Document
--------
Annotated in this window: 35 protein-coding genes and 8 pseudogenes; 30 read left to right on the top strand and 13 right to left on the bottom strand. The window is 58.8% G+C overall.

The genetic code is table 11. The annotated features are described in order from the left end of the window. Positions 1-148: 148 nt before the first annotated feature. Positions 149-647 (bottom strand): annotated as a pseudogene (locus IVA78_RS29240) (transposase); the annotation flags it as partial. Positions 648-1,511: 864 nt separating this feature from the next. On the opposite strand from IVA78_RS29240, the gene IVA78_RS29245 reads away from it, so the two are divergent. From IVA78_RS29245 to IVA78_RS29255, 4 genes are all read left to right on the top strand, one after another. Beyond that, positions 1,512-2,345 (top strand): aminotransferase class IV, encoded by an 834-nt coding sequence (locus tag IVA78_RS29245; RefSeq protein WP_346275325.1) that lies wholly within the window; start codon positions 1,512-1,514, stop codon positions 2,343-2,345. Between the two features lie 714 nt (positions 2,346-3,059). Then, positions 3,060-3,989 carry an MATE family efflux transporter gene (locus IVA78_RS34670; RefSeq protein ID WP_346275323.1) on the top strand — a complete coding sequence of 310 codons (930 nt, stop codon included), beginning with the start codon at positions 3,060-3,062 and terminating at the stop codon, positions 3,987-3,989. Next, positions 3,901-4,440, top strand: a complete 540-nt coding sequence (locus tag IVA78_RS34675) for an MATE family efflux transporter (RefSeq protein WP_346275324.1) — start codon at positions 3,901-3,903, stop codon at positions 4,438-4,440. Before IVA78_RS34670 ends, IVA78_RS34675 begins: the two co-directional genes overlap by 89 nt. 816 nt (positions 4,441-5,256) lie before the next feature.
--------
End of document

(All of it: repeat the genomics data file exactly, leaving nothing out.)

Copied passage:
Annotated in this window: 35 protein-coding genes and 8 pseudogenes; 30 read left to right on the top strand and 13 right to left on the bottom strand. The window is 58.8% G+C overall.

The genetic code is table 11. The annotated features are described in order from the left end of the window. Positions 1-148: 148 nt before the first annotated feature. Positions 149-647 (bottom strand): annotated as a pseudogene (locus IVA78_RS29240) (transposase); the annotation flags it as partial. Positions 648-1,511: 864 nt separating this feature from the next. On the opposite strand from IVA78_RS29240, the gene IVA78_RS29245 reads away from it, so the two are divergent. From IVA78_RS29245 to IVA78_RS29255, 4 genes are all read left to right on the top strand, one after another. Beyond that, positions 1,512-2,345 (top strand): aminotransferase class IV, encoded by an 834-nt coding sequence (locus tag IVA78_RS29245; RefSeq protein WP_346275325.1) that lies wholly within the window; start codon positions 1,512-1,514, stop codon positions 2,343-2,345. Between the two features lie 714 nt (positions 2,346-3,059). Then, positions 3,060-3,989 carry an MATE family efflux transporter gene (locus IVA78_RS34670; RefSeq protein ID WP_346275323.1) on the top strand — a complete coding sequence of 310 codons (930 nt, stop codon included), beginning with the start codon at positions 3,060-3,062 and terminating at the stop codon, positions 3,987-3,989. Next, positions 3,901-4,440, top strand: a complete 540-nt coding sequence (locus tag IVA78_RS34675) for an MATE family efflux transporter (RefSeq protein WP_346275324.1) — start codon at positions 3,901-3,903, stop codon at positions 4,438-4,440. Before IVA78_RS34670 ends, IVA78_RS34675 begins: the two co-directional genes overlap by 89 nt. 816 nt (positions 4,441-5,256) lie before the next feature.